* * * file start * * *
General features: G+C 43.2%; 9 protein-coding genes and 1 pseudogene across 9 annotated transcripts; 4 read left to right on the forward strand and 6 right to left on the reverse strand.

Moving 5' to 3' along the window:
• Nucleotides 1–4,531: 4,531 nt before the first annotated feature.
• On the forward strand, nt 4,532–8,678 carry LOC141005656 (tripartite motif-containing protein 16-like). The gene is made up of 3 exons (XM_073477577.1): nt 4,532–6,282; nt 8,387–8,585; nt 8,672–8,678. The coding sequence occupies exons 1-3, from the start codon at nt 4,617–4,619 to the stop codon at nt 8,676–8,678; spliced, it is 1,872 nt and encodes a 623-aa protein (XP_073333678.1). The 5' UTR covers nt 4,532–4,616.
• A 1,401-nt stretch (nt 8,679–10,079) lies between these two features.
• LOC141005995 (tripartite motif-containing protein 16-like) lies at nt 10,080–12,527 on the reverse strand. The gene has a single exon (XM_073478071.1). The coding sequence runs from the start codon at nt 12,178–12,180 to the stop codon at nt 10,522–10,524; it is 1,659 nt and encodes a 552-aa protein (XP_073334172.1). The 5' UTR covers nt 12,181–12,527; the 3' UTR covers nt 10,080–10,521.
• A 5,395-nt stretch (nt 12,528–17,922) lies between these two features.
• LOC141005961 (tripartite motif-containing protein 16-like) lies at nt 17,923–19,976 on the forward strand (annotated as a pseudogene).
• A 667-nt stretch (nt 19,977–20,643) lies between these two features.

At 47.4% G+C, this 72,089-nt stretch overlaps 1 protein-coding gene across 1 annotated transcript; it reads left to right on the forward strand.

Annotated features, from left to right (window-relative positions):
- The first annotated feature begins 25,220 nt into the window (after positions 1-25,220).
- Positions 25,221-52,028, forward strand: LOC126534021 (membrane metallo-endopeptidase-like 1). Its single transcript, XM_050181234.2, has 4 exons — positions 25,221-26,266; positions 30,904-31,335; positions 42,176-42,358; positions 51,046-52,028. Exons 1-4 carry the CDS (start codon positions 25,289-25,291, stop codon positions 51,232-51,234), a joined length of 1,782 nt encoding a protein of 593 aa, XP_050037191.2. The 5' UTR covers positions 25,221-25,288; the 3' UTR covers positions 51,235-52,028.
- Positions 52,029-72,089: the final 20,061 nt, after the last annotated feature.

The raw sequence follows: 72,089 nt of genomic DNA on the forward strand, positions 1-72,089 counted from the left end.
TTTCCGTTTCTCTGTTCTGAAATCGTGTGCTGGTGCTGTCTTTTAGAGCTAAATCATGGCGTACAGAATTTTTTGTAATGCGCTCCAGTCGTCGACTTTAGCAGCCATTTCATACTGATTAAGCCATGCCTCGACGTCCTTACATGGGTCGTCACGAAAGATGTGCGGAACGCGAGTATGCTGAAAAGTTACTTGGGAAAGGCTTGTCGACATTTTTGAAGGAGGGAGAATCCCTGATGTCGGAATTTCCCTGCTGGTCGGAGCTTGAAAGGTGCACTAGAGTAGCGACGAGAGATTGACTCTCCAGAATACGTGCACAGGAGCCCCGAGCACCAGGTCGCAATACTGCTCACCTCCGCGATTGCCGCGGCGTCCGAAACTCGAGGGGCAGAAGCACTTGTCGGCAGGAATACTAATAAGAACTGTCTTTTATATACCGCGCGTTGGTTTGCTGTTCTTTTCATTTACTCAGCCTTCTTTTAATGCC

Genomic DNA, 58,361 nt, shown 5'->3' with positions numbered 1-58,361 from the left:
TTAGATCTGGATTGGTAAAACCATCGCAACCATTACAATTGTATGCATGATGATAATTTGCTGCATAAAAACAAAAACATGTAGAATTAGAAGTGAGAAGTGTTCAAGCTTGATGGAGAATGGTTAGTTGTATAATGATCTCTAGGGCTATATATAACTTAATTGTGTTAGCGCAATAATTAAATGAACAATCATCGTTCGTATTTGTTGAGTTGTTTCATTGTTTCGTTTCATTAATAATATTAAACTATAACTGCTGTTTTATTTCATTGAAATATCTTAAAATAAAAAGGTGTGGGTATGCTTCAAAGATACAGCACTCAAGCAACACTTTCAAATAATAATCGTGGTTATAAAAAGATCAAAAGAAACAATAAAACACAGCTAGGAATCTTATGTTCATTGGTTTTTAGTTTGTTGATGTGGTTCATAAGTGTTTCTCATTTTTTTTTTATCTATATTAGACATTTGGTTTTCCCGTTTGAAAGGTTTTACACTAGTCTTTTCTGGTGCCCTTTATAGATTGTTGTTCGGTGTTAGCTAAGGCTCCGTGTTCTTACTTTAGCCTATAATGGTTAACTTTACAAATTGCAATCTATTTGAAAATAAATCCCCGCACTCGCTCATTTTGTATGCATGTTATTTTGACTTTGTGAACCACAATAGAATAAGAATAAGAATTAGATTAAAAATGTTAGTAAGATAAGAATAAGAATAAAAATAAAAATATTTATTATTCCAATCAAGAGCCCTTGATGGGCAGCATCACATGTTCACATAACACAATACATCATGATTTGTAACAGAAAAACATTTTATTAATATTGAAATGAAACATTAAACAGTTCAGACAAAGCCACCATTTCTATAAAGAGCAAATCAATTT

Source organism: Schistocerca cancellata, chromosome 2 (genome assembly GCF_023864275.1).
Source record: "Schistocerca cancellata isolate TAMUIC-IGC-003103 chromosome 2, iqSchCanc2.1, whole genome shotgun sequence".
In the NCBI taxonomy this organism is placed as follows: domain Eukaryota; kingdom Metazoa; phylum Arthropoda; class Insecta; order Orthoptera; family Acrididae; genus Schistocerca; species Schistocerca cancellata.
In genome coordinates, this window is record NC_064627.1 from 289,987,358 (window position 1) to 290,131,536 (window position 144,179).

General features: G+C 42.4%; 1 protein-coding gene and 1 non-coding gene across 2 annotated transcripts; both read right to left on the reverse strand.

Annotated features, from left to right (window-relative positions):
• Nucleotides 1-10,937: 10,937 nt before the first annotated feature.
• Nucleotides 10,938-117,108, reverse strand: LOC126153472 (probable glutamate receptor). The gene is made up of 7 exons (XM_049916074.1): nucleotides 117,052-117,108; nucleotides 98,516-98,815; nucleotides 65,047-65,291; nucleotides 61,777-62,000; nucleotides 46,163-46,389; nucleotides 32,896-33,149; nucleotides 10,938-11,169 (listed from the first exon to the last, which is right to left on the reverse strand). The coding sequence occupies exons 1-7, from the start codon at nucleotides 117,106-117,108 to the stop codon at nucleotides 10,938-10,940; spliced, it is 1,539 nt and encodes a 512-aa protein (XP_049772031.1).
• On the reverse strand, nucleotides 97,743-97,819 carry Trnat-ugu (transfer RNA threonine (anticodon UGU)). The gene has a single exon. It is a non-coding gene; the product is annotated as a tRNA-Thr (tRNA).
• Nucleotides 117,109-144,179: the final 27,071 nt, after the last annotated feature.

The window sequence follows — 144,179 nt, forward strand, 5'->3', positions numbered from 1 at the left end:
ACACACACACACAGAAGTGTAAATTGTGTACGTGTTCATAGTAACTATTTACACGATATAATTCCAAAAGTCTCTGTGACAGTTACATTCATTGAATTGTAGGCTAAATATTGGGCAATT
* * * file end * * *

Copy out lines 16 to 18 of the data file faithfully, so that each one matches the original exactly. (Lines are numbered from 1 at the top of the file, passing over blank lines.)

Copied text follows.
TTTCCGTTTCTCTGTTCTGAAATCGTGTGCTGGTGCTGTCTTTTAGAGCTAAATCATGGCGTACAGAATTTTTTGTAATGCGCTCCAGTCGTCGACTTTAGCAGCCATTTCATACTGATTAAGCCATGCCTCGACGTCCTTACATGGGTCGTCACGAAAGATGTGCGGAACGCGAGTATGCTGAAAAGTTACTTGGGAAAGGCTTGTCGACATTTTTGAAGGAGGGAGAATCCCTGATGTCGGAATTTCCCTGCTGGTCGGAGCTTGAAAGGTGCACTAGAGTAGCGACGAGAGATTGACTCTCCAGAATACGTGCACAGGAGCCCCGAGCACCAGGTCGCAATACTGCTCACCTCCGCGATTGCCGCGGCGTCCGAAACTCGAGGGGCAGAAGCACTTGTCGGCAGGAATACTAATAAGAACTGTCTTTTATATACCGCGCGTTGGTTTGCTGTTCTTTTCATTTACTCAGCCTTCTTTTAATGCC

Genomic DNA, 58,361 nt, shown 5'->3' with positions numbered 1-58,361 from the left:
TTAGATCTGGATTGGTAAAACCATCGCAACCATTACAATTGTATGCATGATGATAATTTGCTGCATAAAAACAAAAACATGTAGAATTAGAAGTGAGAAGTGTTCAAGCTTGATGGAGAATGGTTAGTTGTATAATGATCTCTAGGGCTATATATAACTTAATTGTGTTAGCGCAATAATTAAATGAACAATCATCGTTCGTATTTGTTGAGTTGTTTCATTGTTTCGTTTCATTAATAATATTAAACTATAACTGCTGTTTTATTTCATTGAAATATCTTAAAATAAAAAGGTGTGGGTATGCTTCAAAGATACAGCACTCAAGCAACACTTTCAAATAATAATCGTGGTTATAAAAAGATCAAAAGAAACAATAAAACACAGCTAGGAATCTTATGTTCATTGGTTTTTAGTTTGTTGATGTGGTTCATAAGTGTTTCTCATTTTTTTTTTATCTATATTAGACATTTGGTTTTCCCGTTTGAAAGGTTTTACACTAGTCTTTTCTGGTGCCCTTTATAGATTGTTGTTCGGTGTTAGCTAAGGCTCCGTGTTCTTACTTTAGCCTATAATGGTTAACTTTACAAATTGCAATCTATTTGAAAATAAATCCCCGCACTCGCTCATTTTGTATGCATGTTATTTTGACTTTGTGAACCACAATAGAATAAGAATAAGAATTAGATTAAAAATGTTAGTAAGATAAGAATAAGAATAAAAATAAAAATATTTATTATTCCAATCAAGAGCCCTTGATGGGCAGCATCACATGTTCACATAACACAATACATCATGATTTGTAACAGAAAAACATTTTATTAATATTGAAATGAAACATTAAACAGTTCAGACAAAGCCACCATTTCTATAAAGAGCAAATCAATTT